5 RULES YOU SHOULD KNOW WHEN DRINKING JAPANESE WHISKY

http://www.knowledge.com.sg/wp-content/uploads/2018/08/whiskey-on-the-rocks.jpg5 RULES YOU SHOULD KNOW WHEN DRINKING JAPANESE WHISKY








Although it’s becoming increasingly popular, the supply of Japanese Whisky is still limited. Suntory’s Hibiki, Hakashu, and the Yamazaki are great places to start if you’re looking to get into the world of Japanese whisky. The best place to find them is most likely online.

Here are some Japanese whiskey appreciation tips.

IT’S WHISKY, NOT WHISKEY
Japanese whisky is modelled after the Scotch tradition. It is here that one of the main differences occurs. Generally, Scottish whiskies are distilled twice before its aged in wood barrels. Irish whiskey, on the other hand, is distilled three times (there are exceptions to the rule in all cases) producing a lighter and smoother spirit.

HUNT FOR SUBTLE AROMAS AND FLAVORS
Japanese whisky tends to distinguish itself from conventional scotch, and other whiskies, with a subtlety of flavour and aroma. It’s the characteristic of lightness and sweetness that stems from its production environment.

With many distilleries located in alpine regions, the distillation process of Japanese whisky takes place at altitude.

Like Western Scotch, wood is a significant part of the profile, but many Japanese distilleries use Mizunara Oak to deepen the sweetness of the spirit.

DRINK YOUR JAPANESE WHISKY IN WHATEVER FORM YOU WANT
How would you like your Japanese whisky?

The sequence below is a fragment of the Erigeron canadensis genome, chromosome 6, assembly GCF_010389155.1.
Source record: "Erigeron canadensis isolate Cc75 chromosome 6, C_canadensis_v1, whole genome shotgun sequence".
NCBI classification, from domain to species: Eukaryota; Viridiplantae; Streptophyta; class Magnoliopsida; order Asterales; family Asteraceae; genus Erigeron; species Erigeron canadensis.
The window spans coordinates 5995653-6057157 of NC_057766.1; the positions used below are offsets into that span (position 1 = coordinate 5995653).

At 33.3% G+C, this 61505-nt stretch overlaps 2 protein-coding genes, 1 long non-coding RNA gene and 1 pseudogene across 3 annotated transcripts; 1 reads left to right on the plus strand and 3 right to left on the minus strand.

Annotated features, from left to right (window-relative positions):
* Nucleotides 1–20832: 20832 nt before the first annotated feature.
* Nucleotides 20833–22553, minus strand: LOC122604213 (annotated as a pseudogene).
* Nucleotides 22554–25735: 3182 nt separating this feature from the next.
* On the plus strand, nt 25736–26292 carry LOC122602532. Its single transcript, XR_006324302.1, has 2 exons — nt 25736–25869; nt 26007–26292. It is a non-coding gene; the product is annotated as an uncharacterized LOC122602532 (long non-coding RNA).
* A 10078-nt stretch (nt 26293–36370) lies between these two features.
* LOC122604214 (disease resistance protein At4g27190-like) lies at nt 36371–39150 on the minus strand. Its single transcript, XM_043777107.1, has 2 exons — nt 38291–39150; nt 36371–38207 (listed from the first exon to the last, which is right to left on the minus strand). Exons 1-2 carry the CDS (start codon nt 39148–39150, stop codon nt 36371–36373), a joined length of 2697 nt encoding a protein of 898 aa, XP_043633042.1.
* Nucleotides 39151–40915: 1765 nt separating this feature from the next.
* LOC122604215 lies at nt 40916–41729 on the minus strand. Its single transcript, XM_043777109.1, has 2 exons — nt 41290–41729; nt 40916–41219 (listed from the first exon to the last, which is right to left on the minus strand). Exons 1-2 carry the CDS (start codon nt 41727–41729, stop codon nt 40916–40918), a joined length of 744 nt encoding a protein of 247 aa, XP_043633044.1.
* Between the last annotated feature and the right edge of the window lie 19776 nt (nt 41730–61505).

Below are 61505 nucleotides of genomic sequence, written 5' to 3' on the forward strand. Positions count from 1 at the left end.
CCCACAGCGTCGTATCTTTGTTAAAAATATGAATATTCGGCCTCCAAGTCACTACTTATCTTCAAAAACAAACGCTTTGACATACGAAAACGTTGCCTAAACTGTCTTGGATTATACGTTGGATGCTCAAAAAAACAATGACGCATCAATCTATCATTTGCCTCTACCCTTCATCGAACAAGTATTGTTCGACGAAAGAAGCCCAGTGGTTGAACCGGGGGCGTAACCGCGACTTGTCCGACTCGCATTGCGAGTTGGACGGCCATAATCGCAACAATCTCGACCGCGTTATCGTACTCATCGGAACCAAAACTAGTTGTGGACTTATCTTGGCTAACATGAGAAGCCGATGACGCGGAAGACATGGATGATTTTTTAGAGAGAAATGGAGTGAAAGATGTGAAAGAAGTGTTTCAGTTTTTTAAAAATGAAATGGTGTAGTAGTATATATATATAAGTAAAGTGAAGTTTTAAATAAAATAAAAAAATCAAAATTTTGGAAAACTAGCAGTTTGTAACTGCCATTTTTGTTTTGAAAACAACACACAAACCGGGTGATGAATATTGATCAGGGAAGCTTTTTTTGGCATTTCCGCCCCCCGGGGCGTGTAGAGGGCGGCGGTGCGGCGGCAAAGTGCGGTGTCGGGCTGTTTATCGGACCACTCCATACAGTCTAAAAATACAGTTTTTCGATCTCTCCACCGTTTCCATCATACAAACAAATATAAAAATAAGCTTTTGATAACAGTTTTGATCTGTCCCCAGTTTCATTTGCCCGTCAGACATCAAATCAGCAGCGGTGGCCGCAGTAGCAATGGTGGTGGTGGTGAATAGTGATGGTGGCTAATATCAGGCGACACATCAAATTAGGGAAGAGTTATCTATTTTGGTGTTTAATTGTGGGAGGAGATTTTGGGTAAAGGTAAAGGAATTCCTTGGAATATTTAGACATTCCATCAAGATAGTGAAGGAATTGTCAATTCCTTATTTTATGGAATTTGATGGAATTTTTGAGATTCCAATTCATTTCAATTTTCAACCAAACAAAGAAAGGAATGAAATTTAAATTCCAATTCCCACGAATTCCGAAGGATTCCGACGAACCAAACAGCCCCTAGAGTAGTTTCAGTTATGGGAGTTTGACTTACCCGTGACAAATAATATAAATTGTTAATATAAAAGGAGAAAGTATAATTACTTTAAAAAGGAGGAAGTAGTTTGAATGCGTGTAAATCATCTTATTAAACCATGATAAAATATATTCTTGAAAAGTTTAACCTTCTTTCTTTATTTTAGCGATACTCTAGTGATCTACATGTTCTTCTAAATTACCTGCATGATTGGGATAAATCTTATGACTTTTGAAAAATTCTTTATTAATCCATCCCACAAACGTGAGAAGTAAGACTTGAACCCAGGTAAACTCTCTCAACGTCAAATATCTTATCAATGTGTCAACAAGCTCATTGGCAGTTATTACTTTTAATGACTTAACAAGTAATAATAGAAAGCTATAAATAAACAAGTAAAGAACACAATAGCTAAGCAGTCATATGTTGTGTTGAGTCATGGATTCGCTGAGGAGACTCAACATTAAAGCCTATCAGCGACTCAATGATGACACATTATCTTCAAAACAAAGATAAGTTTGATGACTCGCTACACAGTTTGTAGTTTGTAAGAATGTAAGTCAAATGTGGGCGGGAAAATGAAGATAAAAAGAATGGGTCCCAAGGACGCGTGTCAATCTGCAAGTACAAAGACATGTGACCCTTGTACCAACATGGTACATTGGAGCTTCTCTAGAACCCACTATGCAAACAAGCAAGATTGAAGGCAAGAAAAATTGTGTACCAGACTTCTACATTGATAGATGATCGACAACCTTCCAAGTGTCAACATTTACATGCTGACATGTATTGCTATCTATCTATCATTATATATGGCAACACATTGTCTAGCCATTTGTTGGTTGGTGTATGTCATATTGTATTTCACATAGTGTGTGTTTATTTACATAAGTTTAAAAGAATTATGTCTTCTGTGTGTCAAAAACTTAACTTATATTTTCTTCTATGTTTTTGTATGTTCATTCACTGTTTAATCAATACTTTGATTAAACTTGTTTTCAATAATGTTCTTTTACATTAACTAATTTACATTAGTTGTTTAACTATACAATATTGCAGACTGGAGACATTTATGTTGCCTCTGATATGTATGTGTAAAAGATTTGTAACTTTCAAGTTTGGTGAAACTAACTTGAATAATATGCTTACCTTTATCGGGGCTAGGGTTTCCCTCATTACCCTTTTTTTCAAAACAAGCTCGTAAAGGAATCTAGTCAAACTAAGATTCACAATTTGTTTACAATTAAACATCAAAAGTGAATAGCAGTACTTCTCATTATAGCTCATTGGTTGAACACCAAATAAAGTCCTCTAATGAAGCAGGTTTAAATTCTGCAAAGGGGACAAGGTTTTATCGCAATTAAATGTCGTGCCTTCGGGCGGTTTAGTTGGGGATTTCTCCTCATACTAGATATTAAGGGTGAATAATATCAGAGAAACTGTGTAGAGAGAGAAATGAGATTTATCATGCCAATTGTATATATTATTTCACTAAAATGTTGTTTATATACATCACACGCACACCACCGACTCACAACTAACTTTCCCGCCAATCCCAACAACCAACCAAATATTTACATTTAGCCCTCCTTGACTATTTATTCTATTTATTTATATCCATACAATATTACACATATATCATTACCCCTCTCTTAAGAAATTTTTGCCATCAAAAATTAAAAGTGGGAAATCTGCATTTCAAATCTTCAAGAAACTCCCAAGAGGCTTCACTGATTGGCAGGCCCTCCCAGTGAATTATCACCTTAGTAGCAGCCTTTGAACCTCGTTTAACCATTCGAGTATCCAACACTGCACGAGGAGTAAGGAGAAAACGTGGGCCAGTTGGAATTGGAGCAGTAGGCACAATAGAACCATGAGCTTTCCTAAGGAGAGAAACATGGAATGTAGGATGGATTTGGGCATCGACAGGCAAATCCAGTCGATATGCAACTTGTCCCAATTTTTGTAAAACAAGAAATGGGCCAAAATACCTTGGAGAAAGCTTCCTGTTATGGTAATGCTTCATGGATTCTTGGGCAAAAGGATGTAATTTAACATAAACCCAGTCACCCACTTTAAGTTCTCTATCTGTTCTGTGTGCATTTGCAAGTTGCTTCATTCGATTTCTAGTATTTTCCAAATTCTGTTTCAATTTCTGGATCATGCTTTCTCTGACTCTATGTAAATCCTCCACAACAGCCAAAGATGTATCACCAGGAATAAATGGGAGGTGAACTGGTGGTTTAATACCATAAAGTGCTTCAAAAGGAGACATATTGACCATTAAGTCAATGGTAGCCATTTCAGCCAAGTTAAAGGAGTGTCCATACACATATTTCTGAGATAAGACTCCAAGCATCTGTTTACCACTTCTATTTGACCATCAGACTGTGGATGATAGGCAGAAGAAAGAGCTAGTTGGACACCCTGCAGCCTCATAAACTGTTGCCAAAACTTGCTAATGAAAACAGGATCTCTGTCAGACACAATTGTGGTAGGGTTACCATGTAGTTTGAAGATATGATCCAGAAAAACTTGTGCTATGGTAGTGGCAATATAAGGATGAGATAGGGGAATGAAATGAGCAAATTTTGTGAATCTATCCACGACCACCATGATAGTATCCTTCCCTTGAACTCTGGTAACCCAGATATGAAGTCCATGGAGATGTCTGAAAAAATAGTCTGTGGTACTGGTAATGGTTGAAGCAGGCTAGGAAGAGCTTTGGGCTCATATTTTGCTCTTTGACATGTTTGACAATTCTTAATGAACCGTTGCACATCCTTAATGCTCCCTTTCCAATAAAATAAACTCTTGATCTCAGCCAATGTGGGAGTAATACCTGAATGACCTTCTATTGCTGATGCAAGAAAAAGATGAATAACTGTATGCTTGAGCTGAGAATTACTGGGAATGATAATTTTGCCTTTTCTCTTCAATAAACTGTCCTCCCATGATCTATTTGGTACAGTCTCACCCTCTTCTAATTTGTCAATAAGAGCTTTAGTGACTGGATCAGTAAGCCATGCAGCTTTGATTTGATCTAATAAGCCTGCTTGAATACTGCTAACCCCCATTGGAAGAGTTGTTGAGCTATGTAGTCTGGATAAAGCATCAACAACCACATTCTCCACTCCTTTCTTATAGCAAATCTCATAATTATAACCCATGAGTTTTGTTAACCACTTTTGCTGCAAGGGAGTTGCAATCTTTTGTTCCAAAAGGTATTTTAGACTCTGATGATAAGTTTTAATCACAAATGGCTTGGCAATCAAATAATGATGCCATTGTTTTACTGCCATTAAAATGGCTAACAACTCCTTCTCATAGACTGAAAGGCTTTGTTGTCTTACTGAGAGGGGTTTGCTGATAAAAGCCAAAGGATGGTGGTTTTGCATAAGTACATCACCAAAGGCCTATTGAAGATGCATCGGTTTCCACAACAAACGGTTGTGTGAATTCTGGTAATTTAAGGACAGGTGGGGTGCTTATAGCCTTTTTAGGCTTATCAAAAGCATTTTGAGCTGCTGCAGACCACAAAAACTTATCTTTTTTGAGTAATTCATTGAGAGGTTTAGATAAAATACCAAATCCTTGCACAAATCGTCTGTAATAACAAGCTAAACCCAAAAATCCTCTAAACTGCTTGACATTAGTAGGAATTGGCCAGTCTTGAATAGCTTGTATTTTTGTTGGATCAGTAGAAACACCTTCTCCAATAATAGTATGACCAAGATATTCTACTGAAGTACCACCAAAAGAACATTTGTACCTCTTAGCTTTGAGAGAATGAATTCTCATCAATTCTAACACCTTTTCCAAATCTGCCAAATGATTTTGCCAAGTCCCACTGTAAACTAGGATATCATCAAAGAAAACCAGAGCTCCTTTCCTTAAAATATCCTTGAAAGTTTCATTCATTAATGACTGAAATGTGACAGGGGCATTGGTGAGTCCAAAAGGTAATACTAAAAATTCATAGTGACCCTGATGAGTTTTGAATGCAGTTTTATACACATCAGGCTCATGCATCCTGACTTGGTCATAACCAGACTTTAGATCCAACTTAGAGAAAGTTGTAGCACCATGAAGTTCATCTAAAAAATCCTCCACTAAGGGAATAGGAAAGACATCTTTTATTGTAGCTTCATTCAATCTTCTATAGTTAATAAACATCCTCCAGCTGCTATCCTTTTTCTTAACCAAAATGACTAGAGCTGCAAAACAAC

Want to add ice? Water? Japanese love experimentation, just as the whisky-makers themselves do. Everybody knows the two most famous way to drink whisky, “straight” pure and “on the rocks” with ice. But have you ever heard of highball, “ice ball” or mizuwari?

Highballs (soda-water and ice) complement the character of Japanese whisky, allowing for a more casual drinking experience, and the possibility of food pairing

The ice ball will allow you to drink your whisky cool while thinner as possible. But unless you are an ice sculptor amateur, you will have to go to a bar where the bartender offers to serve whisky ice ball.

Typically Japanese way of drinking whisky, mizuwari literally means “mixed with water.” And it’s served during the meal in a glass filled with ice.

Generally, whisky is consumed “alone” with or without ice, but you can also use it as a base ingredient in cocktails.

JAPANESE WHISKY GOES GREAT WITH FOOD
Traditionally, Japanese Whisky is consumed preferably with meals by the Japanese. In fact, it’s considered as a kind of “social bond” because of its disinhibiting effects that allow Japanese to speak among themselves in a less formal way. In Japan, people drink in groups and always with something to eat. Alcohol is not used to party, but for a moment of sharing.

APPRECIATE WHAT YOU’VE GOT TODAY, BECAUSE IT WILL CHANGE TOMORROW
Japanese whisky-maker often tweaks their whisky-making. If efficiencies or a flavour-change for the better can be found anywhere along the whisky-making value-chain, a Japanese whisky-maker will adapt. They carefully analyse the effectiveness of distillation, fermentation, and maturation regularly. This means that the whisky you fell in love with today may actually evolve into something ideally more exquisite tomorrow.

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